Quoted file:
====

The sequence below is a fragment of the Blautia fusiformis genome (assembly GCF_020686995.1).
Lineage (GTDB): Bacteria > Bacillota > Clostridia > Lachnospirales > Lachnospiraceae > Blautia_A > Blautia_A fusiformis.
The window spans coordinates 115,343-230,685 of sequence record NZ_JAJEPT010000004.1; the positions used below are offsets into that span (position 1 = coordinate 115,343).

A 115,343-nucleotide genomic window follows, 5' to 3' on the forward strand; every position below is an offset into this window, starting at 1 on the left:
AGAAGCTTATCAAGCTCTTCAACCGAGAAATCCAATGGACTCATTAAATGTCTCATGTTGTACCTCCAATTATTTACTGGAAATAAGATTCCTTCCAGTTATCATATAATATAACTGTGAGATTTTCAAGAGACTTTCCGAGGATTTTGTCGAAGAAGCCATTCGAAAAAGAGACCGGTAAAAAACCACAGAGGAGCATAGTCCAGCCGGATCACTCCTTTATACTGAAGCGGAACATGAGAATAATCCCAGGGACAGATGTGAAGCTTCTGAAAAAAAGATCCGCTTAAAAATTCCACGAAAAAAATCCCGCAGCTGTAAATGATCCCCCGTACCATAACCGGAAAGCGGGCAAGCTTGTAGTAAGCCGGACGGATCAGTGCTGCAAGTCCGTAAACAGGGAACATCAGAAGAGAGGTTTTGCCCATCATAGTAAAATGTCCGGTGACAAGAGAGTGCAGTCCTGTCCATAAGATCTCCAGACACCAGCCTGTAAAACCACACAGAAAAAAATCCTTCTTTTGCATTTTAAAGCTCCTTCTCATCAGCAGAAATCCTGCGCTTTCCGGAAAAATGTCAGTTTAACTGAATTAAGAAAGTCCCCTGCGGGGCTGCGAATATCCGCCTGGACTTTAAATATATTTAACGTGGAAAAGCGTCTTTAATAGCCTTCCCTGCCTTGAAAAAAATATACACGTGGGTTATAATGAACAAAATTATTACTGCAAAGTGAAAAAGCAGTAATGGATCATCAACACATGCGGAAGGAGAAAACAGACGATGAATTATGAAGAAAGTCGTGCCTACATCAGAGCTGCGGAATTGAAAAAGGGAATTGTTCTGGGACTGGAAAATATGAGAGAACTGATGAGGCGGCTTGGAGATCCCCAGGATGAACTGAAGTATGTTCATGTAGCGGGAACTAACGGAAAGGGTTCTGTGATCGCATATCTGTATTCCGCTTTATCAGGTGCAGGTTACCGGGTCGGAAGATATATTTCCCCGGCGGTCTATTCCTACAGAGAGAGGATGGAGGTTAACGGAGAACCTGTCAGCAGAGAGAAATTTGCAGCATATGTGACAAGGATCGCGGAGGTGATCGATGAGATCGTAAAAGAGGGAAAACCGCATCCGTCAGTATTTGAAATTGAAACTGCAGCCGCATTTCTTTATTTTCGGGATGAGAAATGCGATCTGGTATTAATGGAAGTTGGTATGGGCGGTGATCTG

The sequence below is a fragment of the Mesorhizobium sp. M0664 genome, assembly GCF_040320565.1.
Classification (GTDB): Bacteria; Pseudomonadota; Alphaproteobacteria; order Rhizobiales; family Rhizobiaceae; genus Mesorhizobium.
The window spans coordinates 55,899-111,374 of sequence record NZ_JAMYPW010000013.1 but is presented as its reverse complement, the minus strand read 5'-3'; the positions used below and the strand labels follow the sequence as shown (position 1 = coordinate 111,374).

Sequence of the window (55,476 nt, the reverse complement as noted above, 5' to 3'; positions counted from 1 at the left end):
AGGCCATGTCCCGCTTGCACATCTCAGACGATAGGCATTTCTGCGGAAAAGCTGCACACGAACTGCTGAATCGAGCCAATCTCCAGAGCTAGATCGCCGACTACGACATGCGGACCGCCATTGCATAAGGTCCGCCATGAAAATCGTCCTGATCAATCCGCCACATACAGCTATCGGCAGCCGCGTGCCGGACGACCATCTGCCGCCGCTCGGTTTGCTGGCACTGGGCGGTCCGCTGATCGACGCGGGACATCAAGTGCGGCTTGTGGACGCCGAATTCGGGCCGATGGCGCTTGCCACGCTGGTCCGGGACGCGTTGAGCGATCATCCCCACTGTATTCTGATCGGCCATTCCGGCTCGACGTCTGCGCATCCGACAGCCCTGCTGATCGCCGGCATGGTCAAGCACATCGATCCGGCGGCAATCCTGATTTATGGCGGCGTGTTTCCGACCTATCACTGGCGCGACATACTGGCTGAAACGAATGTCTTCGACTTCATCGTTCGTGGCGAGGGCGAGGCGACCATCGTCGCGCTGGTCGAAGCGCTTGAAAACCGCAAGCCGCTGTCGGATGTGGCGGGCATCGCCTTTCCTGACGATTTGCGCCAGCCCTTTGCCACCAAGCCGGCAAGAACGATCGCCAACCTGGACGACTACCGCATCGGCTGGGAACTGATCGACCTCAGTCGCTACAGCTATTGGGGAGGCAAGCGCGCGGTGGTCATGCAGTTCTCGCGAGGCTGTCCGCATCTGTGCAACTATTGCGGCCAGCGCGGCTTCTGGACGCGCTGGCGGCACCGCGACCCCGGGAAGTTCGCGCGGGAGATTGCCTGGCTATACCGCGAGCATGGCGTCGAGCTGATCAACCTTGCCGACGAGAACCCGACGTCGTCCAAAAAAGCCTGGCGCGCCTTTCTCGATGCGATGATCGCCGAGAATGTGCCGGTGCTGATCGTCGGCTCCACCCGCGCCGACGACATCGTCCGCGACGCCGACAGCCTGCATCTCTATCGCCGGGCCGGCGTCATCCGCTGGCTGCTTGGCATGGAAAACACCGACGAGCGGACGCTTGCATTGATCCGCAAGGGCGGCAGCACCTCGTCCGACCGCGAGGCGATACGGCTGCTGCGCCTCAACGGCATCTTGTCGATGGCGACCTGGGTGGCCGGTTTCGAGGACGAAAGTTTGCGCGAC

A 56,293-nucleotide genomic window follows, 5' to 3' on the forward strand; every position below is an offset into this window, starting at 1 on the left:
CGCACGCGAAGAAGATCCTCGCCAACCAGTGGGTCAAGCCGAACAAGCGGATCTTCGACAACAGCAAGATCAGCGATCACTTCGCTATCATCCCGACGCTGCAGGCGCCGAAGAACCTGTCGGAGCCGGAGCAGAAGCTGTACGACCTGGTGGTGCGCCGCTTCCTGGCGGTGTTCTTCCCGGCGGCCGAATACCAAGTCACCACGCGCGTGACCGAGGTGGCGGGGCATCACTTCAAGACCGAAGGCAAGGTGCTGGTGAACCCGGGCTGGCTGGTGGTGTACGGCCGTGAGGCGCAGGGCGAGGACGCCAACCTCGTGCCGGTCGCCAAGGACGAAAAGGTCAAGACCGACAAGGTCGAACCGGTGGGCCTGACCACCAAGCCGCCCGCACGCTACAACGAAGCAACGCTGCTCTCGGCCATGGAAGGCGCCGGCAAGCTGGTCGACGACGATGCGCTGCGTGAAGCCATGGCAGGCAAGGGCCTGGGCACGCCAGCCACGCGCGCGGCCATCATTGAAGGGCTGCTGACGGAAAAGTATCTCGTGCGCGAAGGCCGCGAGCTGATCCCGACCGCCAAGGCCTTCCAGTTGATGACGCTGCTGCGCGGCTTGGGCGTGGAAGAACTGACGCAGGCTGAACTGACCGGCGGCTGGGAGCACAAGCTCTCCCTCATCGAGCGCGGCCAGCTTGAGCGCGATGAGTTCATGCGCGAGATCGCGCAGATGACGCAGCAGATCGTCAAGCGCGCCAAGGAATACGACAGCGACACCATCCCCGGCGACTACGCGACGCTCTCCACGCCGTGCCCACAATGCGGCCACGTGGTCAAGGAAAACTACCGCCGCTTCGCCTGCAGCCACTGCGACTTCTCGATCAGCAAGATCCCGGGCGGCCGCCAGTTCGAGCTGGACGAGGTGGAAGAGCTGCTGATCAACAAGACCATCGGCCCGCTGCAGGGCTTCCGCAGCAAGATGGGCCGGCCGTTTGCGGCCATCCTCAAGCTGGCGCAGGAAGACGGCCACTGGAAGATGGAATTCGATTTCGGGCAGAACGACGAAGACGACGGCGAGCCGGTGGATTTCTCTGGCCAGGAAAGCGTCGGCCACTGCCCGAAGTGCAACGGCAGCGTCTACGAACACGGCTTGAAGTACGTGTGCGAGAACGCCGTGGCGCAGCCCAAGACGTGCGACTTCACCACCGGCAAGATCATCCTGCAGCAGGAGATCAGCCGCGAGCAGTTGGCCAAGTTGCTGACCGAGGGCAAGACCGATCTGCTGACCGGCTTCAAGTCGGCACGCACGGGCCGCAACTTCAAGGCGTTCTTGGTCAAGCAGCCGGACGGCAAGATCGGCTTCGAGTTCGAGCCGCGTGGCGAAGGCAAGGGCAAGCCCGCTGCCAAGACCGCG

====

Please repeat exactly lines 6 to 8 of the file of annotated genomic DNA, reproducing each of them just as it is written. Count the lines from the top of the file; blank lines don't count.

The sequence below is a fragment of the Mesorhizobium sp. M0664 genome, assembly GCF_040320565.1.
Classification (GTDB): Bacteria; Pseudomonadota; Alphaproteobacteria; order Rhizobiales; family Rhizobiaceae; genus Mesorhizobium.
The window spans coordinates 55,899-111,374 of sequence record NZ_JAMYPW010000013.1 but is presented as its reverse complement, the minus strand read 5'-3'; the positions used below and the strand labels follow the sequence as shown (position 1 = coordinate 111,374).